According to tradition, the site of Paul’s shipwreck is usually placed on the northern shore of the island, about nine miles northwest of modern Valletta. Although the antiquity of the tradition is difficult to trace, the location has been known as Saint Paul’s Bay since about the 12th century.
There are geographical and historical clues given in Luke’s account:
Fearing that we would be dashed against the rocks, they dropped four anchors from the stern and prayed for daylight…
When daylight came, they did not recognize the land, but they saw a bay with a sandy beach, where they decided to run the ship aground if they could. Cutting loose the anchors, they left them in the sea and at the same time untied the ropes that held the rudders. Then they hoisted the foresail to the wind and made for the beach. But the ship struck a sandbar and ran aground. The bow stuck fast and would not move, and the stern was broken to pieces by the pounding of the surf. (Read Acts 27:27-41 for the entire account)
The shipwreck site was described as land unrecognizable to the professional sailors, suggesting that it was not a location that ships normally passed on their way to Rome. Beyond the shore, there was a feature like a reef or sandbar at a place “where two seas met” (Greek wording). On the island, there was a bay with a sandy beach.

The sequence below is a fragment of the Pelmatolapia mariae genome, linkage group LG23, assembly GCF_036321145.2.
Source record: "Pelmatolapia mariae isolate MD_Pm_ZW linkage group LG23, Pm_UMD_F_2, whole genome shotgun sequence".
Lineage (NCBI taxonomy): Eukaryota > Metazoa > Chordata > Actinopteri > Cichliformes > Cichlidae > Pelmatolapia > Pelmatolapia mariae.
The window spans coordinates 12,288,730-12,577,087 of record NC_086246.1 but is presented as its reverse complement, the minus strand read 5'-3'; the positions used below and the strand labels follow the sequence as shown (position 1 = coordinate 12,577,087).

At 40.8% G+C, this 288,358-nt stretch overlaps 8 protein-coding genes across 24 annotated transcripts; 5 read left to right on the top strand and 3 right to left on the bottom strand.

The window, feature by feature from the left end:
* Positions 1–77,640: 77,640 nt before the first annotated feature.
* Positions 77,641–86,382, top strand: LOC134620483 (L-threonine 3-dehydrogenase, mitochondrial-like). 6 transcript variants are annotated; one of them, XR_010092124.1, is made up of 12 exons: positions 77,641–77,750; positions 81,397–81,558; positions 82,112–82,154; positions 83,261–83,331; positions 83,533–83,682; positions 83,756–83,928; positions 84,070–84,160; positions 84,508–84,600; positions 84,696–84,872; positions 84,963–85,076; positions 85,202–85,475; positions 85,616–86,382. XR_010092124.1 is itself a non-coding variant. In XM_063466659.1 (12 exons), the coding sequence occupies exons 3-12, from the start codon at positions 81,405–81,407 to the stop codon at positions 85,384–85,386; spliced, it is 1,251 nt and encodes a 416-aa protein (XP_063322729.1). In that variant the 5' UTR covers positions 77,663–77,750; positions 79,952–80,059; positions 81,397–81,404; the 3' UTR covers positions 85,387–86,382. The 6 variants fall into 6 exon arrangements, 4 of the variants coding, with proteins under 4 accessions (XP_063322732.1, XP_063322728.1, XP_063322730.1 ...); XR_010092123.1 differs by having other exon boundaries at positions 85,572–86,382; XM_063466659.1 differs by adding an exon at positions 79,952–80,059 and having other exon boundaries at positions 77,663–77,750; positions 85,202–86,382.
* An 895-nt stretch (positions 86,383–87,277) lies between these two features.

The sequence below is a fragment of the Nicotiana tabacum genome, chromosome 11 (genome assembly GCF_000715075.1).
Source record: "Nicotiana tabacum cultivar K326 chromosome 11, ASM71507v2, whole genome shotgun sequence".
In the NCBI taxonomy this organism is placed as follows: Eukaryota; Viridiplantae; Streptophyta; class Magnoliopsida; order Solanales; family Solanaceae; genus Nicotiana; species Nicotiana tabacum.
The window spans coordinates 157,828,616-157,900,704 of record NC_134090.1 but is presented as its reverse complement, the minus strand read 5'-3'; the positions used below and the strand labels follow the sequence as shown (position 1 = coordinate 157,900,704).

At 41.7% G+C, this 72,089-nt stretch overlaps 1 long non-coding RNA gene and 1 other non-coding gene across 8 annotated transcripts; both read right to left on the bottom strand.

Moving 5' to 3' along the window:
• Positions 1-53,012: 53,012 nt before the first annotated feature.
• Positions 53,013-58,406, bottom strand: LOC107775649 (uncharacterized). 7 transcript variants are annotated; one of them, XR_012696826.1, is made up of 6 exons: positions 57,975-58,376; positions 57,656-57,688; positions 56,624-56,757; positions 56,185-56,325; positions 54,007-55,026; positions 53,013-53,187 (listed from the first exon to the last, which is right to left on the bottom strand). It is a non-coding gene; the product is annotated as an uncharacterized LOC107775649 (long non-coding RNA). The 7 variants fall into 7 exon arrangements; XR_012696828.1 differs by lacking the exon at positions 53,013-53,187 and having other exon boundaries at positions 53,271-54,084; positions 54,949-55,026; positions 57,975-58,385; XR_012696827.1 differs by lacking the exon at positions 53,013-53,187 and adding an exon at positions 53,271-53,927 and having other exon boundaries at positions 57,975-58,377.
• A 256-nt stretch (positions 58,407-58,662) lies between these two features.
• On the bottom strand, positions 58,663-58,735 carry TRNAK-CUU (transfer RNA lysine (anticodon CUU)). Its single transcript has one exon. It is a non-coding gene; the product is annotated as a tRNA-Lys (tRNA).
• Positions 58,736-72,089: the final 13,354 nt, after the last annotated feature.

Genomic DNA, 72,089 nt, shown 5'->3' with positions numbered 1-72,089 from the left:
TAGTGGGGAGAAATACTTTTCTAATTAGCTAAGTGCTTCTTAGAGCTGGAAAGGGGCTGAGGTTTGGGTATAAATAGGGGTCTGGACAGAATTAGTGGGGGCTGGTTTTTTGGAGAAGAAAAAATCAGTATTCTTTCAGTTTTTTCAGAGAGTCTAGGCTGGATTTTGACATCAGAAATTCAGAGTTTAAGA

According to some scholars, the description of a place where “two seas met” and a bay with a beach appears to match the geography of St. Paul’s Bay. There is a channel of water between the small island of Salmonetta and the main island of Malta that creates the appearance of two seas meeting. Today, the uninhabited Salmonetta is also called St. Paul’s Island. A lone statue of Paul has stood out there since 1844.
There is also a beach at St. Paul’s Bay, with an outer shoal where a ship could have got stuck and battered by waves.
Probably most significantly, the ancient historians Lucian and Josephus describe the normal route of grain freighters from Alexandria to Rome as going past Malta on the eastern side, where the main harbor (known as Valletta today) and various structures such as the Temple of Juno were visible. According to Acts 27:39, the sailors on Paul’s ship didn’t recognize their location. This suggests the possibility of a shipwreck on the rarely travelled north side of the island, where St. Paul’s Bay now is.
Other locations for Paul’s shipwreck on Malta have been suggested based on geographical analysis and the discovery of Roman anchors. Although they lack the tradition of Saint Paul’s Bay, there are some fascinating theories and some adventurous tales. We just don’t know for sure.